With the new version of the EA-Bridge it is possible to load UML profiles specified in the (XML) formats processed by Enterprise Architect. UML profiles are searched in most of the locations EA supports, especially from the EA model itself as well as from the standard and configured locations on the file system. The screenshot below shows the preference dialog of the EA-Bridge in Eclipse with the newly introduced options related to UML profiles. Please observe that this covers almost all of the locations the user can configure in EA. But it does not cover, for instance, UML profiles offered by EA Add-ins. To support these in the EA-Bridge, custom locations can be specified.



The screenshot below shows again the example from above.
But this time the new version of the EA-Bridge was used. It can be seen that stereotypes are applied and that tagged values are instantiated UML conform (denoted in double angle brackets like <<Task>>). This is possible, because the UML profile as part of an MDG technology was found in a subfolder of the user’s home directory. Please observe that the name of the MDG technology file is osMDGTech.xml. The additional file extension .profile.uml is needed to indicate Eclipse UML that the file contains a UML profile.



The tagged values of the selected model element
UrgentTrigger are listed in the Properties view, grouped by the stereotype Cyclic Event. The tagged value Triggers now resolves task UrgentTask as desired.

Code Generation for Profiled UML Models

One popular use case for the EA-Bridge is its integration with code generators. We typically use Xtend for generating code, as already discussed in this article. The final screenshot shows such a code generator snippet that can also be used with the trial version of the EA-Bridge. Operations annotated with @EACodegen are called for model elements that are used as parameter types, like a Signal in our case. The returned result of this operation will be saved as file "<element name>.<ext>" where ext is the file extension that is given in the @EACodegen annotation; UrgentTrigger.h in the screenshot.



It is quite easy to access stereotype tagged values in Eclipse UML models, as highlighted in the editor.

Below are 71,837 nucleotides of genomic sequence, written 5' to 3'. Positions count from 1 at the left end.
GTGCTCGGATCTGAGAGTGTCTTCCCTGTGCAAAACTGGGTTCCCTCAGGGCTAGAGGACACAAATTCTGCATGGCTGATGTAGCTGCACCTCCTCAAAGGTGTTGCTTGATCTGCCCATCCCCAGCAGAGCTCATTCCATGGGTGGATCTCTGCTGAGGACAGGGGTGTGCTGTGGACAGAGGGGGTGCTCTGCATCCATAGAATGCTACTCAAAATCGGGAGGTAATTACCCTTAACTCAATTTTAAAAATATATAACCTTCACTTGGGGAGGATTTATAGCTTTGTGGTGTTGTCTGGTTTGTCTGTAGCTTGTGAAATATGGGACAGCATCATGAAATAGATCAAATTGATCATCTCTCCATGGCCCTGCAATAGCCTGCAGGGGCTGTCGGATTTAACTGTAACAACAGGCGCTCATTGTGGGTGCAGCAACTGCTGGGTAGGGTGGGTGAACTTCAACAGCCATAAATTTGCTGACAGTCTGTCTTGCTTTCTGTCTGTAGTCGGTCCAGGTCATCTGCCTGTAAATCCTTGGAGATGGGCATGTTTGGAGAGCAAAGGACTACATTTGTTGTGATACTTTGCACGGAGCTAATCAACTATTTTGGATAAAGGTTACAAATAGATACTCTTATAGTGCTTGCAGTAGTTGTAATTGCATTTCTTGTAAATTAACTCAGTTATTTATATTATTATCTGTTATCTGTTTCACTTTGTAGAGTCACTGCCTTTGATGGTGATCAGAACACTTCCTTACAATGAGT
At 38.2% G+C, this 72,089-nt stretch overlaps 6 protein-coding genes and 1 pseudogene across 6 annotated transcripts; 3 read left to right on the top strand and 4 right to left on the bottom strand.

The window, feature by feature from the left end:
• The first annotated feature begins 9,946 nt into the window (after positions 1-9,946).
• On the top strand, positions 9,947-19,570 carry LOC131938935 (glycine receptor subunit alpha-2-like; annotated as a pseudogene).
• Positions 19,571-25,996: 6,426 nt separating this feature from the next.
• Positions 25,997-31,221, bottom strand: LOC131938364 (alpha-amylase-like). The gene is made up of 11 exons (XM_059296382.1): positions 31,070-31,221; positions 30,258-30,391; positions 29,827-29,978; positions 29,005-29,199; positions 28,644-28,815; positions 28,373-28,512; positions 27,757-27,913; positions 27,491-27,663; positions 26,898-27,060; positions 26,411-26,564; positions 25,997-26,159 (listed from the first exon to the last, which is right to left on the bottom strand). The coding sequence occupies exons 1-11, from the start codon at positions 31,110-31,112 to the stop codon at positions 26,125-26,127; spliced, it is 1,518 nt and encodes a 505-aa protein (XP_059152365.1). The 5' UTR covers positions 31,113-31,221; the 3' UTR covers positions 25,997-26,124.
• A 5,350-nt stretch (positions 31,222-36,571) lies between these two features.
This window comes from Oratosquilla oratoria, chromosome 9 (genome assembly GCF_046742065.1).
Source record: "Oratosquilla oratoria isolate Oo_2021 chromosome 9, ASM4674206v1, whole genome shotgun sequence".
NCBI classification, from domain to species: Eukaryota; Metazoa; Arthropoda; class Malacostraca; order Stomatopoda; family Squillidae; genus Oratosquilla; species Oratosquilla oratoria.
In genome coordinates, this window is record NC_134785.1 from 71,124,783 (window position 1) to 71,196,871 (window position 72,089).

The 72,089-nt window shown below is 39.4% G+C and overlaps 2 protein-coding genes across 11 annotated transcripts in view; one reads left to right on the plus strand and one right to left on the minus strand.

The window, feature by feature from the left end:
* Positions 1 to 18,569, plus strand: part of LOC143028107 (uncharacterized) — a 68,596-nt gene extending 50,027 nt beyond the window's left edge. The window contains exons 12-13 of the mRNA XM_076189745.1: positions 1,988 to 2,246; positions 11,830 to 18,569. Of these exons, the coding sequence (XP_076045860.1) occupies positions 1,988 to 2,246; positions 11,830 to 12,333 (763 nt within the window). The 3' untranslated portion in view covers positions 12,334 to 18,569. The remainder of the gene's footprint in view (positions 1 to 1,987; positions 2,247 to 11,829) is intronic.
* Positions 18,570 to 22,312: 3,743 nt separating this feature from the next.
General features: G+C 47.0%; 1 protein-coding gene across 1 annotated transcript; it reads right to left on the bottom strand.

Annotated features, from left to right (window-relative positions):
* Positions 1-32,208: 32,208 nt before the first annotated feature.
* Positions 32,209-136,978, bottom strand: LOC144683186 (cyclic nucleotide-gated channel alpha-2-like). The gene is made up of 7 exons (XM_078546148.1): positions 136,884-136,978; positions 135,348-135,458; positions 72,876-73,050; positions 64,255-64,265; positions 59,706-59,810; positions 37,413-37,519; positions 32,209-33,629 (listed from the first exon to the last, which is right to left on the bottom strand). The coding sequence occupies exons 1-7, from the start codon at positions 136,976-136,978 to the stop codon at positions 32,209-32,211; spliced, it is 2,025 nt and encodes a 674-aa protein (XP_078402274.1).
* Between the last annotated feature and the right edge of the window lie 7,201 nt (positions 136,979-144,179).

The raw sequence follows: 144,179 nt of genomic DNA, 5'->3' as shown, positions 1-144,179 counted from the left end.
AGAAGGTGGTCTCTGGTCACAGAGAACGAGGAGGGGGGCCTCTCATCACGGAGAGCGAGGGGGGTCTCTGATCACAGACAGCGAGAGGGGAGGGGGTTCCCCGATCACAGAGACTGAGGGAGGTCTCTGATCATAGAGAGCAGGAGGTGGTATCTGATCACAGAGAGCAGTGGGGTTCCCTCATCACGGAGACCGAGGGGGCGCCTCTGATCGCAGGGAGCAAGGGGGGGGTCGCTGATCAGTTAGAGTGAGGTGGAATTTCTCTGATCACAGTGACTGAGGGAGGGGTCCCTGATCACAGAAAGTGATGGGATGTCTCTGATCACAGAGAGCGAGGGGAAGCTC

Function <element>.getAppliedStereotype("OS::CyclicEvent") can be used to check whether a specific stereotype is applied – if so, we can generate specific code for UML signals that represent cyclic events. Function <element>.getValue(stereotype, "period") can then be used to access its tagged values. It is even possible to resolve cross references from one stereotyped element to another, e.g. to get the triggered task for an event: <element>.getValue(stereotype, "triggers").base as Class (since getValue returns an Object, we must explicitly cast the result).

Please keep in mind that the "EA-Bridge Live Codegen Example" project is really just an example with only rudimentary error handling. It is useful to quickly getting started with some code generating prototype without starting a runtime instance. But if you want to seriously create a code generator, you should do that inside a separate Eclipse plugin, register a builder or a context menu action, and launch that inside an Eclipse runtime instance.


To conclude, UML profiles are very handy for adding custom, e.g. domain-specific information to your EA models. With the new version of the EA-Bridge, UML profiles specified for EA are now automatically located and accesses when EA models are loaded. This allows one to access the additional information in a UML conform way which makes, for instance, the implementation of code generators really easy.

Learn more about EA-Bridge